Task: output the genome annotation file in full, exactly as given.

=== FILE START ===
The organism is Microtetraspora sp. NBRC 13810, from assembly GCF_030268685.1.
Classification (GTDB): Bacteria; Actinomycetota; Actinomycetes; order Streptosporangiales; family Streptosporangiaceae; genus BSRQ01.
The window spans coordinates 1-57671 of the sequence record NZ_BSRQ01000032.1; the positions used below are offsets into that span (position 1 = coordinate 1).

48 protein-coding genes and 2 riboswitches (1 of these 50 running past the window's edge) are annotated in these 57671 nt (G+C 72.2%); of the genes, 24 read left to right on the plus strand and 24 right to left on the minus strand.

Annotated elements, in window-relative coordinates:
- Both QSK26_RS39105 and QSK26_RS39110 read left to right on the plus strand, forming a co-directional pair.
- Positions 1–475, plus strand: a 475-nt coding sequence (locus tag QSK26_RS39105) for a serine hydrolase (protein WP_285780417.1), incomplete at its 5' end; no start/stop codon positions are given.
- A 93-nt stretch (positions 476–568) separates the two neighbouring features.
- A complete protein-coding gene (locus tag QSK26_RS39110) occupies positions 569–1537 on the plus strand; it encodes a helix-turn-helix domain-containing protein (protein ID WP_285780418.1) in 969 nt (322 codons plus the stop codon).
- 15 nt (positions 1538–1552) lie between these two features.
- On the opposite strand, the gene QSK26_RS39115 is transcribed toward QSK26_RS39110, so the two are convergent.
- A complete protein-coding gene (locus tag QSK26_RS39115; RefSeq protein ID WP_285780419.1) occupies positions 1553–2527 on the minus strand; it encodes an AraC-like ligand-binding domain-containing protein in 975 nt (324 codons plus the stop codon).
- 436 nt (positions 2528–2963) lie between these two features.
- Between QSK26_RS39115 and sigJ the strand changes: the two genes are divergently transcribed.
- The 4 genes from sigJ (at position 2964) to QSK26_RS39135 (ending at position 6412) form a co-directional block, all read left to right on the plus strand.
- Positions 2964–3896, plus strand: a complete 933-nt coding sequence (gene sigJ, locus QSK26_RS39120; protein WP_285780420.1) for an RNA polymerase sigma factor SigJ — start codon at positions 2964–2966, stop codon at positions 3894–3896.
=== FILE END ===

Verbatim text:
The organism is Microtetraspora sp. NBRC 13810, from assembly GCF_030268685.1.
Classification (GTDB): Bacteria; Actinomycetota; Actinomycetes; order Streptosporangiales; family Streptosporangiaceae; genus BSRQ01.
The window spans coordinates 1-57671 of the sequence record NZ_BSRQ01000032.1; the positions used below are offsets into that span (position 1 = coordinate 1).

48 protein-coding genes and 2 riboswitches (1 of these 50 running past the window's edge) are annotated in these 57671 nt (G+C 72.2%); of the genes, 24 read left to right on the plus strand and 24 right to left on the minus strand.

Annotated elements, in window-relative coordinates:
- Both QSK26_RS39105 and QSK26_RS39110 read left to right on the plus strand, forming a co-directional pair.
- Positions 1–475, plus strand: a 475-nt coding sequence (locus tag QSK26_RS39105) for a serine hydrolase (protein WP_285780417.1), incomplete at its 5' end; no start/stop codon positions are given.
- A 93-nt stretch (positions 476–568) separates the two neighbouring features.
- A complete protein-coding gene (locus tag QSK26_RS39110) occupies positions 569–1537 on the plus strand; it encodes a helix-turn-helix domain-containing protein (protein ID WP_285780418.1) in 969 nt (322 codons plus the stop codon).
- 15 nt (positions 1538–1552) lie between these two features.
- On the opposite strand, the gene QSK26_RS39115 is transcribed toward QSK26_RS39110, so the two are convergent.
- A complete protein-coding gene (locus tag QSK26_RS39115; RefSeq protein ID WP_285780419.1) occupies positions 1553–2527 on the minus strand; it encodes an AraC-like ligand-binding domain-containing protein in 975 nt (324 codons plus the stop codon).
- 436 nt (positions 2528–2963) lie between these two features.
- Between QSK26_RS39115 and sigJ the strand changes: the two genes are divergently transcribed.
- The 4 genes from sigJ (at position 2964) to QSK26_RS39135 (ending at position 6412) form a co-directional block, all read left to right on the plus strand.
- Positions 2964–3896, plus strand: a complete 933-nt coding sequence (gene sigJ, locus QSK26_RS39120; protein WP_285780420.1) for an RNA polymerase sigma factor SigJ — start codon at positions 2964–2966, stop codon at positions 3894–3896.